From a roller coaster that catches 180 km / h, to some beautiful but slow “old style” wooden ones, the most famous European amusement parks have a lot of attractions, both for children and parents. The one-day ticket generally costs over 45 euros, the food is not cheap either, but the parks have invested in more and more crazy things in recent years.

A Disneyland Paris castlePhoto: Astormfr, Dreamstime.com

Disneyland Paris

Opened in 1992, it is the busiest amusement park in Europe, with almost 10 million visitors a year in the years before the pandemic. It is successful due to the many attractions in the five “realms”, attractions designed not only for children but also for parents. From pirate encounters to roller coasters and haunted houses, Disneyland remains number one. Kids will be thrilled by the Disney character parades.

The downside is that food and drink are expensive. For example, a small pizza in the shape of a Mickey Mouse costs 12 euros. In addition, at some attractions the queue can be 40-60 minutes and those who are willing to pay 5-12 euros extra to enter the priority lane (fast lane) win.

The ticket costs 62 euros / day

There are basically two amusement parks: Disneyland Park and Walt Disney Studios Park

PortAventura Park, Spain

PortAventura Park is one hour from Barcelona and has six different worlds to explore, from the Polynesian jungle to Sesame Street and China. It also has a roller coaster called The Shambhala and almost 4 million people come every year. The resort has six hotels, with a total of over 2,000 rooms.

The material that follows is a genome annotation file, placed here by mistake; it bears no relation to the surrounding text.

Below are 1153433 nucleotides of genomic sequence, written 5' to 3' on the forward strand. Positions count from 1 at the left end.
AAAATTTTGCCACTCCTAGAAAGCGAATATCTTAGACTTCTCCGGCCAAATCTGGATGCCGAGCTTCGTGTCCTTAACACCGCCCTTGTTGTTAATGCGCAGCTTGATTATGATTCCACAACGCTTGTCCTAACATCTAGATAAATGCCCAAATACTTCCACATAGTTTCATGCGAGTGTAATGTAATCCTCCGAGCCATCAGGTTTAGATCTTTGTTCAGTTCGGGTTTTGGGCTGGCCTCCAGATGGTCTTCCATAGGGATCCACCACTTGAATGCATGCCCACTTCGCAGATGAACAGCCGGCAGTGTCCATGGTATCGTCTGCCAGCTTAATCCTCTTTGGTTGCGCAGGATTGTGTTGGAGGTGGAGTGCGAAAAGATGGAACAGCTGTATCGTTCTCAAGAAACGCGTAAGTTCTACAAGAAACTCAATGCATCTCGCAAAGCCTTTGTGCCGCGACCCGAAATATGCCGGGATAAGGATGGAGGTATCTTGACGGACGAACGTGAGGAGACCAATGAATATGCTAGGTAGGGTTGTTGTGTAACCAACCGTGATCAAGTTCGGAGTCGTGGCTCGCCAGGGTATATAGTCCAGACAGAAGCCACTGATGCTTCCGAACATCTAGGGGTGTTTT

Red Force (photo source Annachizhova, Dreamstime.com)

It is part, along with Caribe Aquatic Park and Ferrari Land, of PortAventura World, being by far the most popular amusement park in Spain.

Ferrari Land is home to Red Force, the tallest and fastest roller coaster in Europe. It reaches 180 km / h, reaches a height of 114 m and lasts only 22 seconds. The route is not short: 880 m.

The one-day ticket costs 48 euros for adults and 42 euros for children

Europa-Park

It is located in Germany, very close to the French city of Strasbourg and is the second most visited European amusement park, with over 5.5 million visitors before the pandemic.

It is appreciated for its attention to detail and diversity, but also because recently large investments have been made for a huge indoor space, with a Scandinavian theme.

Europa Park (photo Hai Huy Ton That, Dreamstime.com)

There are 13 roller coasters, the best known being Silver Star and Blue Fire. The ambiences of 18 European countries are recreated, from Russia to Iceland. The park is known for the fact that some roller coasters are really hard: Silver Star reaches 73 m in height, has a free fall of 67 m and the maximum speed that passengers feel is 127 km / h. Silver Star is also the second longest roller coaster in Europe, with a distance of 1.62 km. Everything takes 130 seconds.

The one-day ticket costs 55 euros for adults and 47 euros for children.

Prater, Austria

The nearest famous amusement park in Romania and one of the oldest such parks. Prater Wien is not as exciting as Disney Paris or Port Aventura, but it is known for its roller coaster and Wiener Riesenrad big wheel. It’s a huge place, but the prices are right, Vienna being one of the most expensive European capitals.

Prater, Vienna (photo Chuanwentao, Dreamstime.com)

Wurstelprater was named the park, which is the second oldest amusement park in the world, opened in 1766 on the Austrian emperor’s hunting grounds. Emperor Joseph II opened the area to the general public and food stalls and restaurants began to appear. In 1895, the puppet theater and a miniature Venice appeared.

Admission is free, but each attraction costs separately. For example, on the Big Wheel the price is 13.50 euros.

Tivoli Gardens, Denmark

The oldest amusement park in the world opened in 1583, in Denmark, at Dyrehavsbakken, and was located on the royal hunting grounds, being opened to the general public only in 1756.